Multi-dimensional list initialization

Andrew Robinson andrew3 at
Tue Nov 6 22:14:10 CET 2012

On 11/06/2012 06:35 AM, Oscar Benjamin wrote:
> > In general, people don't use element multiplication (that I have 
> *ever* seen) to make lists where all elements of the outer most list 
> point to the same sub-*list* by reference.  The most common use of the 
> multiplication is to fill an array with a constant, or short list of 
> constants;  Hence, almost everyone has  to work around the issue as 
> the initial poster did by using a much longer construction.
> That's what I have seen as well. I've never seen an example where 
> someone wanted this behaviour.
> >
> > The most compact notation in programming really ought to reflect the 
> most *commonly* desired operation.  Otherwise, we're really just 
> making people do extra typing for no reason.
> It's not so much the typing as the fact that this a common gotcha. 
> Apparently many people expect different behaviour here. I seem to 
> remember finding this surprising at first.
:)  That's true as well.
> >
> > Further, list comprehensions take quite a bit longer to run than low 
> level copies; by a factor of roughly 10. SO, it really would be worth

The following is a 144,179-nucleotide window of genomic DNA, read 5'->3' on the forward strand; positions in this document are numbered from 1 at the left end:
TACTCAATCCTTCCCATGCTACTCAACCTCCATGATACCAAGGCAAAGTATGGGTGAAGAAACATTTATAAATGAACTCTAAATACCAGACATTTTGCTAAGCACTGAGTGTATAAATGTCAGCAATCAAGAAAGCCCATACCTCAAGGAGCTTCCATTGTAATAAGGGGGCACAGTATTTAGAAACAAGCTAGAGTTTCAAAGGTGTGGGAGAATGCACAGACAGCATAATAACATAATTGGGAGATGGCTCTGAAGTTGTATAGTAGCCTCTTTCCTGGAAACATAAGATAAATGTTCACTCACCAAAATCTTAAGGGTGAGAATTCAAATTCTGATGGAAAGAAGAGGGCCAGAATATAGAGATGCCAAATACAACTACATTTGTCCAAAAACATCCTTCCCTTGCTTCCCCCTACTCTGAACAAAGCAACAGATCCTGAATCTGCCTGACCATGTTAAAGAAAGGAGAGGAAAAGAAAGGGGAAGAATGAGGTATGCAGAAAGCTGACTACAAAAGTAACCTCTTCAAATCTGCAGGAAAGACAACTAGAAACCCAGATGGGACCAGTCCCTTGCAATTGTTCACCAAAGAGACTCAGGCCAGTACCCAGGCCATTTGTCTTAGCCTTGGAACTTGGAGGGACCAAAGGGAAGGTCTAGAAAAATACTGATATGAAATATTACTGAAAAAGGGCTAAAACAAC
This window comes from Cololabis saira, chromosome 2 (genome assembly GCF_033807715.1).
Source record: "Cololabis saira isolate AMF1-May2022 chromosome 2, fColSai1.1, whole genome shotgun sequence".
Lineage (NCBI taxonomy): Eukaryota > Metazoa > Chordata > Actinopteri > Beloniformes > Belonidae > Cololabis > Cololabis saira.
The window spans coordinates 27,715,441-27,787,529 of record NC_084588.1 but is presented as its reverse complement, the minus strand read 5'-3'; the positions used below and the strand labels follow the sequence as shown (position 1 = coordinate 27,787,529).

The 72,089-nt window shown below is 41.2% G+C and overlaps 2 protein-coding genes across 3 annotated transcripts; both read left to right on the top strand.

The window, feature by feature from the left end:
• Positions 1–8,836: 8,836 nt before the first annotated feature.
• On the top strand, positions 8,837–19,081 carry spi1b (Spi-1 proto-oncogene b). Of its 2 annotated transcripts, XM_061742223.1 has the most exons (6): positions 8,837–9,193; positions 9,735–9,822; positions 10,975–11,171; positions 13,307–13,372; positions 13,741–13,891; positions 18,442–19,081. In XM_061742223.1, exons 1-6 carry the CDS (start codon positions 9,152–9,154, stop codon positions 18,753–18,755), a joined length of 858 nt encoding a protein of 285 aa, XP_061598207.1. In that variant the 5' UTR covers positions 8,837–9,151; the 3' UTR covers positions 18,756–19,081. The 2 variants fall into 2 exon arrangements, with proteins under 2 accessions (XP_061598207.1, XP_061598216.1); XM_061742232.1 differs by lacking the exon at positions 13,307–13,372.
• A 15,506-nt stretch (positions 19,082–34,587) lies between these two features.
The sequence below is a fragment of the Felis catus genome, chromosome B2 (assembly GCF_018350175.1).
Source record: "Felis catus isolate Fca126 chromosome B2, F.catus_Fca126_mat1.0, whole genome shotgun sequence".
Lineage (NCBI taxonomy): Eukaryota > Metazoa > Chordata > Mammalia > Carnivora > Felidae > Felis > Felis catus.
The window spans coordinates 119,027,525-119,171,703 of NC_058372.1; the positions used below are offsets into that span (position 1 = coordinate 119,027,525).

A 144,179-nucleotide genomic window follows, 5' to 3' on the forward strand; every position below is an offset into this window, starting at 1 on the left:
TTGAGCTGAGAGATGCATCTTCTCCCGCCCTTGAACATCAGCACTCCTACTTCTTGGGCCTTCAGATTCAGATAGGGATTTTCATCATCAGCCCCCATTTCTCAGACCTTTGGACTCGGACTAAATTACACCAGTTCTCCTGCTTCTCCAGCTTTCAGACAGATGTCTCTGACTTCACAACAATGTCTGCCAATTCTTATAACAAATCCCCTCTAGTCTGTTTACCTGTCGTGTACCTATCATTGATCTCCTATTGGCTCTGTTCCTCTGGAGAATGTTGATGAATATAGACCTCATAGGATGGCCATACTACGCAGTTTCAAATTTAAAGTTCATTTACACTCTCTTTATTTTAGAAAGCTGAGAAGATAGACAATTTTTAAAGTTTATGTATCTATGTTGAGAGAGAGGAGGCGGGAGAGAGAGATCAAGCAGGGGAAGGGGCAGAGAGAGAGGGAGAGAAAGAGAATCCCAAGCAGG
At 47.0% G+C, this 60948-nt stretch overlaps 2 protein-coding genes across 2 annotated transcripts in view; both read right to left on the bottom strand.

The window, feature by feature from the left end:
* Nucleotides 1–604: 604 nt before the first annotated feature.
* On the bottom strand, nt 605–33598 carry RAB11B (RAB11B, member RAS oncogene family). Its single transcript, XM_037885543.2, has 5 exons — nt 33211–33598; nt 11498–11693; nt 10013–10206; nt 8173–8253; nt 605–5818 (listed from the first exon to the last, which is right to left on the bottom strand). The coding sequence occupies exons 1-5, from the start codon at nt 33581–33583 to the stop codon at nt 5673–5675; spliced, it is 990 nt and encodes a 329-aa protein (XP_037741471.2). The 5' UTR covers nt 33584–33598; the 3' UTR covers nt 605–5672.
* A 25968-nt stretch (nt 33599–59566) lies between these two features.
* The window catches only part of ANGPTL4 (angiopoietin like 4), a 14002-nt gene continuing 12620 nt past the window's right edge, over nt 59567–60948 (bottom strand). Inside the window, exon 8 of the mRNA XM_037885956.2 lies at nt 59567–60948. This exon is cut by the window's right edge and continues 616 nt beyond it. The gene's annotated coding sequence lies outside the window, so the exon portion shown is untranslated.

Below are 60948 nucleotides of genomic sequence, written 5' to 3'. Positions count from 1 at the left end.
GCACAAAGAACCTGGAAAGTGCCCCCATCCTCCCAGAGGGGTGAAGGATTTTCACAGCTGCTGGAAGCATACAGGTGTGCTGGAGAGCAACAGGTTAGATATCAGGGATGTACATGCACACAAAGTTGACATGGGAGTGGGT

> implementing the underlying logic -- even if it wasn't super easy.
> >
> > I really don't think doing a shallow copy of lists would break 
> anyone's program.
> > The non-list elements, whatever they are, can be left as reference 
> copies -- but any element which is a list ought to be shallow copied. 
>  The behavior observed in the opening post where modifying one element 
> of a sub-list, modifies all elements of all sub-lists is never desired 
> as far as I have ever witnessed.
> It is a semantic change that would, I imagine, break many things in 
> subtle ways.
?? Do you have any guesses, how ?
> >
> > The underlying implementation of Python can check an object type 
> trivially, and the only routine needed is a shallow list copy.  So, no 
> it really isn't a complicated operation to do shallow copies of lists.
> Yes but if you're inspecting the object to find out whether to copy it 
> what do you test for? If you check for a list type what about 
> subclasses? What if someone else has a custom list type that is not a 
> subclass? Should there be a dunder method for this?
No dunder methods.  :)
Custom non-subclass list types aren't a common usage for list 
multiplication in any event.
At present one has to do list comprehensions for that, and that would 
simply remain so.

Subclasses, however, are something I hadn't considered...

> I don't think it's such a simple problem.
> Oscar
You made a good point, Oscar; I'll have to think about the subclassing a 

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